Does Europe not, now that is finally unified, have a leading role to play in a new world order… The Union is open only to countries which uphold basic values such as free elections, respect for minorities and respect for the rule of law.”

Earlier (see note above) unification was near, now it is finally here. This is what we mean when we ask what it would look like when unification is complete, or what it looks like now that it is complete. (We’ll be putting together a theme post on unification soon, but it will raise more questions than it answers. Meanwhile see European Values,  Ever Closer Union and Only Believe.
The role it has to play is that of a power resolutely doing battle against all violence, all terror and all fanaticism, but which also does not turn a blind eye to the world’s heartrending injustices.”

But what is the EU actually doing about violence, terror, fanaticism or injustice? Such claims could appear on the political equivalent of a cornflakes packet; they are equally without substance. For one example of EU inactivity on injustice see Virtue is its own reward, but for whom?

The image of a democratic and globally engaged Europe admirably matches citizens’ wishes.”

The image may match citizens wishes but it’s just an image, not the reality that is implied on the packet. Democracy is another theme in the pipeline but meanwhile see, for example, Democracy or Institutional Strengthening? or Democracy Denied or So What is Democracy? or On Democracy (1, 2, 3).

They want a common approach on…all transnational issues which they instinctively sense can only be tackled by working together.”

Once again Council members attribute their own wishes to ‘their’ citizens. But are these the wishes of anyone else? More likely the EU wishes us to believe that we have such wishes, while they get on, undisturbed, with the ‘real’ job of taking unification forward. To get further glimpses into the dissembling see, for example, Working Together?,  Dis-integration and “All you need is love”.

What they expect is more results, better responses to practical issues and not a European superstate or European institutions inveigling their way into every nook and cranny of life.”

This is more likely to be true, so we wonder what it is doing here, in this Declaration of self-love. Perhaps, since there is nothing more on this idea, the authors want us to relax in the knowledge that they understand us, with the presumption that they will act in our interests, while they act against their Declaration, doing the exact opposite of what they declare to be their aspirations (see A Light in the Dark and Secrets and Obfuscations).

In short, citizens are calling for a clear, open, effective, democratically controlled Community approach, developing a Europe which points the way ahead for the world. An approach that provides concrete results in terms of more jobs, better quality of life, less crime, decent education and better health care.”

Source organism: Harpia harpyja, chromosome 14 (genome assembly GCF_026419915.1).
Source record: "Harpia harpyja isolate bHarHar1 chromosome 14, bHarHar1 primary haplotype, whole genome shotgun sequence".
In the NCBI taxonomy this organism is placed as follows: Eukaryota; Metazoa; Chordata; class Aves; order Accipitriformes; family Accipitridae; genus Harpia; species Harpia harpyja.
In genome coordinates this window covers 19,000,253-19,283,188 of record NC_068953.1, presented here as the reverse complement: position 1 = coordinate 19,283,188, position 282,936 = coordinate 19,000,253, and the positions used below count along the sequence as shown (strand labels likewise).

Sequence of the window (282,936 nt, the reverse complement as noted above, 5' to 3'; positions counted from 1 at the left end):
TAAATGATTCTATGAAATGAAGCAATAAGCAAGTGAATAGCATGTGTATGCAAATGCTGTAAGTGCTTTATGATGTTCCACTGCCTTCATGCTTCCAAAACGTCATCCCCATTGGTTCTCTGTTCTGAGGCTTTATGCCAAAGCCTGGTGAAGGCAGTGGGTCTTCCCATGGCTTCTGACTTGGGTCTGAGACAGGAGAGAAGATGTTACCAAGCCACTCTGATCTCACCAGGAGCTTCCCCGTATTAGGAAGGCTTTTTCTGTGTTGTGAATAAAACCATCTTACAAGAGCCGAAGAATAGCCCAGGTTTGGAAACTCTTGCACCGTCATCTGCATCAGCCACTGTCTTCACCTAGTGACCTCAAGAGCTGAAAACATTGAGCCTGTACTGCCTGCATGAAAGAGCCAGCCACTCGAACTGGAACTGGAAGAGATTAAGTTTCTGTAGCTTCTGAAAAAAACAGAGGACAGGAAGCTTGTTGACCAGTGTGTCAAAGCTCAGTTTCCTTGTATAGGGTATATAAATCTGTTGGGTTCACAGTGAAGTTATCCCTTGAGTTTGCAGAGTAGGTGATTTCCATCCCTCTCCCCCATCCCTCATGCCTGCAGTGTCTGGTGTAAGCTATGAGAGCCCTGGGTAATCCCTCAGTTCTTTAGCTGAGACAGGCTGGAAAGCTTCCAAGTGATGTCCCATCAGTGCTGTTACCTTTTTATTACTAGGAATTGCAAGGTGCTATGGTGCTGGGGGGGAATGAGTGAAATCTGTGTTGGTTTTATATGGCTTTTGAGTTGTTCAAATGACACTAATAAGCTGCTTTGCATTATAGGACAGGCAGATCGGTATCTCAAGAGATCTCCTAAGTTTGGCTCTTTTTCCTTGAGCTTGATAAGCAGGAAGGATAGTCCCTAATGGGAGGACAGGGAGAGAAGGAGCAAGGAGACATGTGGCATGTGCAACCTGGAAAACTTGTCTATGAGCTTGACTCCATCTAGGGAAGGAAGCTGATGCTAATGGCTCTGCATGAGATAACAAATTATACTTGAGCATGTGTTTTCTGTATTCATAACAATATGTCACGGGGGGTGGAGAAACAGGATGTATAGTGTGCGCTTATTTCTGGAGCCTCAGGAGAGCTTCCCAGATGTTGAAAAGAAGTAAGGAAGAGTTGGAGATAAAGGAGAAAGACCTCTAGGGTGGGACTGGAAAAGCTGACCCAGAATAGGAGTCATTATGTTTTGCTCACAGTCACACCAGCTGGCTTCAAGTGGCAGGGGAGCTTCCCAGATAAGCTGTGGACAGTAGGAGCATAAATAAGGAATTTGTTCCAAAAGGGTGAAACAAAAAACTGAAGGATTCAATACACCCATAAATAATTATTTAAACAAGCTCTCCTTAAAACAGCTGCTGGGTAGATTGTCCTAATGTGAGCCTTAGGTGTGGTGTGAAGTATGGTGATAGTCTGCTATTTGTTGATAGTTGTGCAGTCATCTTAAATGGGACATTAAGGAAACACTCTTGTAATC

We have no doubt that these are things that citizens would call for, were there any forum in which they could make themselves heard, understood and acknowledged. We look at the EU idea of what such an opportunity might offer, as set up by the mandarins, who know best what we want, or at least what we should want (see final point below and Did the EU Bring Us Growth?).

The Union needs to become more democratic, more transparent and more efficient. …Citizens often hold expectations of the European Union that are not always fulfilled.”

We agree with the first part of this; we also would like to see the EU becoming more democratic, transparent and efficient, but we see no signs that it is, or activity that might make it so. As for the second part of the quotation, we can easily believe that citizens would have expectations that they do not see fulfilled, after all we have them too (or did before we reached the view that fulfilling citizens’ expectations is not what the EU is for). We assume, since we see no evidence in support of this claim, that its purpose is, as usual, more obfuscation (see the series of posts beginning with, and linked from, Overtime Lords).

The European Union derives its legitimacy from the democratic values it projects …the European project also derives its legitimacy from democratic, transparent and efficient institutions.”

The first part of this is partly true, though not for the reasons the EU would acknowledge. The EU, quite deliberately and skilfully, “projects” democratic values, but it doesn’t hold them in practice, or act on them; the purpose of claiming these values is to obscure the truth that the EU is not democratic in any meaningful sense (see Democracy Denied).

Should the role of the European Parliament be strengthened? …Should citizens have more access to Council documents?

Good questions, to which the EU already provides answers. They tell us that the European Parliament continues to increase its powers. And in their treaties they declare that citizens should indeed have full access to Council documents – when that is in the public interest; however, in practice such access seems rarely to be in the public interest (see Expensives,   Expensives-2 and A Light in the Dark).

In order for the debate to be broadly based and involve all citizens, a Forum will be opened for organisations representing civil society (the social partners, the business world, non-governmental organisations, academia, etc.).

It sounds good to declare that debate should “involve all citizens” but such a declaration doesn’t withstand a moment’s thought; just try to imagine how some five hundred million citizens could all be involved. Never mind the practical difficulties, the EU has solved them with their Citizens’ Initiative. But this is representative rather than inclusive and to get an initiative considered by the EU we would need a minimum of one million citizens to support it. Do we need more evidence of the gap between what they declare and what they do?

So, who would want to argue with any of this Declaration? Well, we argue that the ideals expressed in the Laeken Declaration are rarely, if ever, represented in the actions of the Union. We have illustrated this disparity with a few comments and links to our previous posts. It must be that Remainers cling to the ideals outlined in this Declaration and are unable, or do not wish, to compare the ideals to the reality.